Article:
Everybody brings their own smartphone and tablet to work. This can save the company millions in purchasing equipment but on the other hand costs a lot more money in management.

  • Enabling new devices to connect to enterprise resources.
  • Securing access (storage encryption, single sign-on, etc.).
  • Monitoring usage.
  • Mobilizing business processes.
  • Helpdesk support.
  • etc.

Bring your own device (BYODaaS) and mobile business processes as a service (MBPaaS) are areas to focus on.

What would consumers need from the mobile revolution?

Lots of things. Unfortunately consumers are already heavily catered for by Apple, Facebook and Google. Operators are likely to fail if they go in direct competition with over-the-top players. However operators also have a history of being difficult to work with, slow and greedy. There is no killer app. There are only some assets operators have that are still valuable:

  • Who calls who? (On iPhones and Androids this asset is becoming less valuable)
  • Free call forwarding (Lots of business models do not survive paid call forwarding, e.g. Voicemail in the Cloud, PBX for consumers, etc.)
  • Quality of Service (every day seems more like location. A big promise but at the end somebody else found a workaround.)
  • Micro-payments and micro-subscriptions (Visa, Google Wallet, Paypal & Square are heavily attacking this one.)
  • Identity (MSIDN is globally unique but OpenID/oAuth and other innovations are allowing Facebook and others to offer almost global identity)
  • etc.

The number of unique assets is shrinking. It is now or never to make money with them.

Usergrid – An impressive open source Mobile PaaS example

March 20, 2012 1 comment

Apigee bought Usergrid. Usergrid is the type of Mobile PaaS that you would expect mobile operators to be launching. Usergrid is open source as well as available as a hosted service. Usergrid allows mobile developers to focus on mobile apps and not on the server. Everything from storing users, groups, roles, single sign-on authentication, social aspects (e.g. likes), feeds, queries, connections between users and objects (e.g. which friends of user X like restaurant Y), etc. is dealt with via an incredibly easy REST API. Usergrid also comes with toolkits for easy iOS and Android development.

Usergrid is impressive both as an idea as well as in how easy it is to build complex mobile applications, e.g. collective voting during a conference, etc. without back-end developement.

What is next?

Combining Usergrid with one of the many visual drag-and-drop mobile app development tools would allow users to create complete mobile apps without coding.

Being able to integrate other API based services into the same visual drag-and-drop development tool would allow even more complex applications: e.g. look at programmableweb for a list of thousands of public APIs. However ideally also private APIs (e.g. towards enterprise back-office systems) could be incorporated.

Finally being able to monetize these new mobile apps via in-app advertisement, enterprise mobile app stores, etc. would motivate developers to build millions of useful mobile apps.

Mobile PaaS is a very exciting domain and operators should be very actively investing in it…

2012,The Enterprise Apps revolution

2012 will be the year in which Apple’s mobile app revolution will be translated to every device (PCs, tablets, mobiles, signage, m2m, cars, TVs, etc.) and to the enterprise. Instead of a static company portal and an IT-driven software selection, 2012 will bring apps to the enterprise. Workers will be able to use their PC’s browser as well as a BYOD (bring your own device) to select apps from a company-wide or global enterprise app store. No longer will you have to pay for an annual license to edit a video, image or CAD drawing if you only use it twice a year. Software will be a lot more social. Not only IT will loose power, also marketing and upper management. Crowd-sourcing can allow employees to vote and rate and as such let content and opinions bubble up that might not always fit upper management’s strategy. However when used correctly the opinions are likely to beat any internal reporting system or dashboard in accuracy.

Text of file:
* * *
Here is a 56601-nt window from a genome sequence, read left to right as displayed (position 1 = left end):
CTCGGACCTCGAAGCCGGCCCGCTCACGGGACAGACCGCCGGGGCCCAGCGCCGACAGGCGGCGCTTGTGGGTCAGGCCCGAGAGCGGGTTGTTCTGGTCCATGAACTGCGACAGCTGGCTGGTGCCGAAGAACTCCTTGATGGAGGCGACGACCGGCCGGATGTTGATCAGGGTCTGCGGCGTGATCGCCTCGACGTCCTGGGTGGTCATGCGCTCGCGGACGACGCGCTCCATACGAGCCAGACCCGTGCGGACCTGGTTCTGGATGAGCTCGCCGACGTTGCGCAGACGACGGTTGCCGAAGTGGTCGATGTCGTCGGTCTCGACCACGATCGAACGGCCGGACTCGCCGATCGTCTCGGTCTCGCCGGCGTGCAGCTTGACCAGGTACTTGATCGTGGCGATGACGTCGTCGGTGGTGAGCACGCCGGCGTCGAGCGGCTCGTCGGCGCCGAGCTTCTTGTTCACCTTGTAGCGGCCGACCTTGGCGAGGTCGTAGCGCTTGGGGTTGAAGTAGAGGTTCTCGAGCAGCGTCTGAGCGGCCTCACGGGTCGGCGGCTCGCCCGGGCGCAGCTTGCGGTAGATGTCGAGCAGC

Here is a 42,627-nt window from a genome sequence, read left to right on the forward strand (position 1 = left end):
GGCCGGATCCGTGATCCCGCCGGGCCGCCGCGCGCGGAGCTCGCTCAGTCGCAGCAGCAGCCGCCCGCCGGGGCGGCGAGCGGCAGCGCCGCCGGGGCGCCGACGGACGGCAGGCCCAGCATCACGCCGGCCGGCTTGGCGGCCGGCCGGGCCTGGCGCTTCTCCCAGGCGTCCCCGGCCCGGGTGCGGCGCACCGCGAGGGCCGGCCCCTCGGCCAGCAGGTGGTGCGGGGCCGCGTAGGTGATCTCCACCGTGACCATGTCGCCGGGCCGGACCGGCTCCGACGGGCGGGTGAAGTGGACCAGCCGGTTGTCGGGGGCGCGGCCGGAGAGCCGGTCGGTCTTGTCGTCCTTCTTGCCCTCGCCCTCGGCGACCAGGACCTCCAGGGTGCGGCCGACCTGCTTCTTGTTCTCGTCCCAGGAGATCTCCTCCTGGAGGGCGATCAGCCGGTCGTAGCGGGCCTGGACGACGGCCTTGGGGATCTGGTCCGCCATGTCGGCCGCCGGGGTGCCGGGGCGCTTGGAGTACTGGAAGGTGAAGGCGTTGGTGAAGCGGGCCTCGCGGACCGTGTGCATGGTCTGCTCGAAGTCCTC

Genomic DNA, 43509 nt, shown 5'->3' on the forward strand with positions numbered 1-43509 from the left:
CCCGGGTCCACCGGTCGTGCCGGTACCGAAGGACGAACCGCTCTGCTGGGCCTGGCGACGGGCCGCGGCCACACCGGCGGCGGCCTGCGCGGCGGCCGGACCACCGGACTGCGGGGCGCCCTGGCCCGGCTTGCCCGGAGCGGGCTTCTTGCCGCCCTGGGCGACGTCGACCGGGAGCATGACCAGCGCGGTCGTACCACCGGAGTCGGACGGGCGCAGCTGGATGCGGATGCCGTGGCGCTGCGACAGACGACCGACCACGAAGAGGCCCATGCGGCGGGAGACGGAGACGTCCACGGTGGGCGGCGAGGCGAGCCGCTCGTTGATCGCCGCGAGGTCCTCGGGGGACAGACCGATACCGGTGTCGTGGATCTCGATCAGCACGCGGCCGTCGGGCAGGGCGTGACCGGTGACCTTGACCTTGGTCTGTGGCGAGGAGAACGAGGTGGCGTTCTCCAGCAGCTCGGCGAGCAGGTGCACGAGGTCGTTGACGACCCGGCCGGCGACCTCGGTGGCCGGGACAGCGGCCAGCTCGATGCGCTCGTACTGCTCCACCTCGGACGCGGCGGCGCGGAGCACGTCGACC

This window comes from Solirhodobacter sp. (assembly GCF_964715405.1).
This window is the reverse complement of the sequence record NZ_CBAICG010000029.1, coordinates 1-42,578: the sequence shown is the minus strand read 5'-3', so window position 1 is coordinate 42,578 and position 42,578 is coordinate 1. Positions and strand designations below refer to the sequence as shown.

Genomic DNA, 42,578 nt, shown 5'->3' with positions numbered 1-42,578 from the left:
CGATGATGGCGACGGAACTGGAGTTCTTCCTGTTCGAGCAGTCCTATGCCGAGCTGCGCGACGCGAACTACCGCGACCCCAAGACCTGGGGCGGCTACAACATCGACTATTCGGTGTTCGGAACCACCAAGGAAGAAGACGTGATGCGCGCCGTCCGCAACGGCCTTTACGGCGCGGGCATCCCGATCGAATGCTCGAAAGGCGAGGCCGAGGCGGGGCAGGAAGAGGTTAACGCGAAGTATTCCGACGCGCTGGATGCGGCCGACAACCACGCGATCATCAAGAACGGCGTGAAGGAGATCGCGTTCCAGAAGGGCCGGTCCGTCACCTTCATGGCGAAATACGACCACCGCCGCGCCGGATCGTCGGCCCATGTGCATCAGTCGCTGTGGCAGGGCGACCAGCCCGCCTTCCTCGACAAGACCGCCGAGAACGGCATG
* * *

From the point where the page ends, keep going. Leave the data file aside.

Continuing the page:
What is still pending?
Except for easy-to-use apps, inter-app and Backoffice integration is very important. Expect new “standards” based on innovative dotcom solutions in this area. Enterprise PaaS, a là Salesforce.com but often in private cloud, will move a lot of Excel and Access apps into SaaS apps. Employees will be the major enterprise app creators and no longer programmers.

Easy over training
This app revolution will focus on mini apps with basic functionality and no longer full enterprise solutions that do everything but in a too complex way.

Telecom’ s involvement?
What I described so far sounds like an IT platform and solution however it will span communication services as well. The link between IT and telecom will become very blurry. For this reason it is important for operators to be active in this market.

What is the cloud and how to generate Cloud revenues?

November 29, 2011 Leave a comment

An introduction  for telecom professionals on Cloud Computing and how to use the Cloud to generate new revenues…

Hurray SMS is death…

October 13, 2011 1 comment

October 12th 2011 Techcrunch declared the day SMS began to die. Why? 10-12 is the day that iOS5 was made available to the general public. In this update there is a new functionality called iMessage. iMessage will check if the person you are sending an SMS to is also using iMessage. If this is the case then the SMS will be sent as an instant message and not as an SMS. The technology is not new (e.g. Whatsapp, Blackberry Messenger). However it is the first time that users will no longer have to install a separate application and choose if they want to send an instant message or an SMS. Android is likely to follow shortly. Also interconnection between iMessage and other platforms is still necessary. However this is clearly an example of the Innovator’s Dilemma, disrupting an industry via the use of disruptive technology.